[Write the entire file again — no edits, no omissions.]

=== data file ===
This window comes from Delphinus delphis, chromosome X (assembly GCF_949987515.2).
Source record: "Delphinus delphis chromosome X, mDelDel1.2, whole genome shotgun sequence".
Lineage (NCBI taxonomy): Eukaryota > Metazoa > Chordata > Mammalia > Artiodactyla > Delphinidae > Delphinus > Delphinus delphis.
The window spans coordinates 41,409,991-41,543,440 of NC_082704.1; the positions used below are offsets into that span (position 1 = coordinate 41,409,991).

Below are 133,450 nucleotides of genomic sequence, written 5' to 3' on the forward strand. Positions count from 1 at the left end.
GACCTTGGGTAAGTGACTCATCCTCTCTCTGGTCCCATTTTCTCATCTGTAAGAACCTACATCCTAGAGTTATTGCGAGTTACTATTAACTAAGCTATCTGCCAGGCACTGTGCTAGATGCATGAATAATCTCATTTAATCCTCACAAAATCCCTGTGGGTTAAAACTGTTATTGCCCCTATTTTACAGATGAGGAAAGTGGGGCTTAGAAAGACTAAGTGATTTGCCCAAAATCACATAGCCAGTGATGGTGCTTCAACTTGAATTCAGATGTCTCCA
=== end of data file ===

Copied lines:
This window comes from Delphinus delphis, chromosome X (assembly GCF_949987515.2).
Source record: "Delphinus delphis chromosome X, mDelDel1.2, whole genome shotgun sequence".
Lineage (NCBI taxonomy): Eukaryota > Metazoa > Chordata > Mammalia > Artiodactyla > Delphinidae > Delphinus > Delphinus delphis.
The window spans coordinates 41,409,991-41,543,440 of NC_082704.1; the positions used below are offsets into that span (position 1 = coordinate 41,409,991).

Below are 133,450 nucleotides of genomic sequence, written 5' to 3' on the forward strand. Positions count from 1 at the left end.
GACCTTGGGTAAGTGACTCATCCTCTCTCTGGTCCCATTTTCTCATCTGTAAGAACCTACATCCTAGAGTTATTGCGAGTTACTATTAACTAAGCTATCTGCCAGGCACTGTGCTAGATGCATGAATAATCTCATTTAATCCTCACAAAATCCCTGTGGGTTAAAACTGTTATTGCCCCTATTTTACAGATGAGGAAAGTGGGGCTTAGAAAGACTAAGTGATTTGCCCAAAATCACATAGCCAGTGATGGTGCTTCAACTTGAATTCAGATGTCTCCA